What Is a Court Order?
What Is a Court Order?
Are you trying to figure out if you need a court order? Have you been issued a court order? Talk to an attorney who can help you in this situation. When a judge formally instructs you to either do something or refrain from doing something, it is called a court order. If the terms of a court order are not followed, there are legal consequences. There are many types of court orders. Most are written and signed by the judge; others are spoken and appear in the transcript of the proceedings. They can be simple, such as setting a trial date, or more complex, such as redefining a contractual relationship.
Court orders can be permanent or temporary.
A temporary order, or pendente lite order, is in effect for the short term until a judge ends, modifies or replaces it with a final order. Emergency orders, or ex parte orders, are rapidly issued temporary orders. They are used when there is evidence of immediate danger.
Permanent orders occur at the end of legal proceedings, issued with evidence to back them up and bring a case to a close. They can be modified if necessary.
What Are Some Types of Court Orders?
There are many kinds of court orders. A few examples are listed below.
Known as a protective order in some states, a restraining order restricts a person from contacting or harming another person. Most commonly issued to protect someone from physically harming another person, they may also be issued to prevent economical or emotional harm. An example of this is a judge issuing a restraining order that requires both parties in a divorce case not to dispose of marital property until the divorce is finalized.
This is an order that authorizes police officers to search a location, vehicle or person for evidence of a crime. An officer proves to a judge or magistrate that probable cause exists. Search warrants are specific, reasonably identifying the items to search for and the place that can be searched.
This is a final and enforceable order by the court that:
- Identifies all the parties involved (spouses and children)
- Ensures the divorce complies with the law
- Resolves all issues of a divorce, including property division, alimony and child custody and support
A divorce is final on the day the court issues a divorce decree.
This is the legal and practical relationship between a child and a parent or guardian. It includes:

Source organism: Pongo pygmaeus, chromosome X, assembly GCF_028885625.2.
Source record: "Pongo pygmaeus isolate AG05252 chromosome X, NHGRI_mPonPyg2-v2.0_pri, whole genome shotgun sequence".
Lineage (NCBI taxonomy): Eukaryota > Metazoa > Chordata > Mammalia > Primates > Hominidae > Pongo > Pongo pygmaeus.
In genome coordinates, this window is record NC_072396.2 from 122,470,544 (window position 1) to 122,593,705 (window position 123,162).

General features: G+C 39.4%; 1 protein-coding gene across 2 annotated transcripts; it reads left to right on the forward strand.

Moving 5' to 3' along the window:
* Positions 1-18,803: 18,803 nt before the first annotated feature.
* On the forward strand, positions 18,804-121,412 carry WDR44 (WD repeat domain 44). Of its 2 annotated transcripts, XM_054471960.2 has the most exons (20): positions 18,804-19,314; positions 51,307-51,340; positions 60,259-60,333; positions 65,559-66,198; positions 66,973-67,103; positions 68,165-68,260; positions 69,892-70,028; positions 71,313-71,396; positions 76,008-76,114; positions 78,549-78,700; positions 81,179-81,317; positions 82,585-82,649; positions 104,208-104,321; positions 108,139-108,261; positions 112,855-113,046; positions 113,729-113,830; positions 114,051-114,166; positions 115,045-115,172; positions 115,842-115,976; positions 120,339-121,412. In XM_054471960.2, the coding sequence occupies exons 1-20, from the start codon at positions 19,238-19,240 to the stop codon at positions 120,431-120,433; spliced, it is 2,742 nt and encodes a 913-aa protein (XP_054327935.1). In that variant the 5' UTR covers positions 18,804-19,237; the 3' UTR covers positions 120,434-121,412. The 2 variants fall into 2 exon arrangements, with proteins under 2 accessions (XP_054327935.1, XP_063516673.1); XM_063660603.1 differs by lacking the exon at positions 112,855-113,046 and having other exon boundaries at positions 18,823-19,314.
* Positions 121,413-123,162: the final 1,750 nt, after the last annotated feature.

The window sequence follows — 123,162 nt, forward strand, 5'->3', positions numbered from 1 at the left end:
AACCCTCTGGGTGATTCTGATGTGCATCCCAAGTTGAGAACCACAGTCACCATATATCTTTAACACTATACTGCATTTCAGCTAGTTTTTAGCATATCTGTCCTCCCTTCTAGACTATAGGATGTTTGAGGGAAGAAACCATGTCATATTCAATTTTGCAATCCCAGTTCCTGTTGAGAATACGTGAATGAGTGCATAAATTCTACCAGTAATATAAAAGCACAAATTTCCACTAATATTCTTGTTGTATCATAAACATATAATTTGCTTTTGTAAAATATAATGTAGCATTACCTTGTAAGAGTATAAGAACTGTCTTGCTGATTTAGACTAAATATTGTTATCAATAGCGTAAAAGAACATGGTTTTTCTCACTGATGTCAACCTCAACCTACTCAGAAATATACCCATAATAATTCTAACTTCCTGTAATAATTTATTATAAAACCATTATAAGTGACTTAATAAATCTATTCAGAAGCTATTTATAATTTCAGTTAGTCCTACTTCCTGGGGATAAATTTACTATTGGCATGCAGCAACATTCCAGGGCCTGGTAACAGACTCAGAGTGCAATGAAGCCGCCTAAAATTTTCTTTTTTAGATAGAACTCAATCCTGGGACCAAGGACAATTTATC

- Legal custody — the right to make decisions regarding the child
- Physical custody — the duty and right to care and provide for the child
In most jurisdictions, the child’s best interest is prioritized over the parents’ preferences in determining custody. The court considers many factors, including the child’s relationship with parents, adjustment to their physical location and the mental and physical health of the child and parents.
Child support is the periodic and ongoing payment made by a parent for the financial benefit of a child. It is usually issued after determination of parentage or at the end of a relationship, such as divorce, annulment, separation or end of a civil union. It may be temporary until a permanent order is issued at the end of court proceedings.
Also known as alimony, these are payments made to one spouse by the other in a divorce or legal separation. It may be ordered so the receiving spouse has sufficient time to obtain financial independence or to allow the spouse to maintain their lifestyle. Reimbursement alimony can be ordered for compensation to the receiving spouse who worked full time to allow the other spouse to finish their education. Spousal support may be temporary (when the couple separates but the divorce is not final) or permanent (meaning until the spouse has a life-changing event such as remarriage).
This takes place after a defendant has been convicted of a crime. The sentence is the penalty the court orders. In most states, and in federal court, sentencing is performed by a judge. Generally speaking, the goals of sentencing are:
A subpoena is a type of court order that requires a person to appear in court or other legal proceeding (witness subpoena), or to produce documents (subpoena duces tecum). A deposition subpoena requires a third party to produce documents and/or appear at a hearing, deposition or trial to answer questions. It may be served through personal delivery, email, certified mail or by reading it aloud.
What Is the Court Order Process?
A court order can be issued inside a court setting, or outside through petition.
In a Court Setting
A judge will first consider the facts from both sides in a trial or hearing. Once they have heard both sides, they will issue a decision and make it legal through the court order. You may also be instructed to do something further, such as file a document by a certain date or return to court on a certain day.
These court orders tend to be temporary as they are heard outside of a trial or hearing. They are issued in an emergency or for a time-sensitive situation.
The idea of a court order is that if it is not followed, legal consequences result. If the terms are violated, the judge could throw out the lawsuit, issue fines or jail time, grant a default judgment to the other side or order the violator to pay the other side’s attorney fees.
Work with an Experienced Local Lawyer
An experienced attorney may be able to help you obtain a court order quickly and efficiently. They know the laws in your area as well as what forms are needed and where to file petitions. They may be able to help you present your argument and act on your behalf in court. Submit a request online or call us today at (866) 345-6784 to get in touch with an experienced lawyer in your area!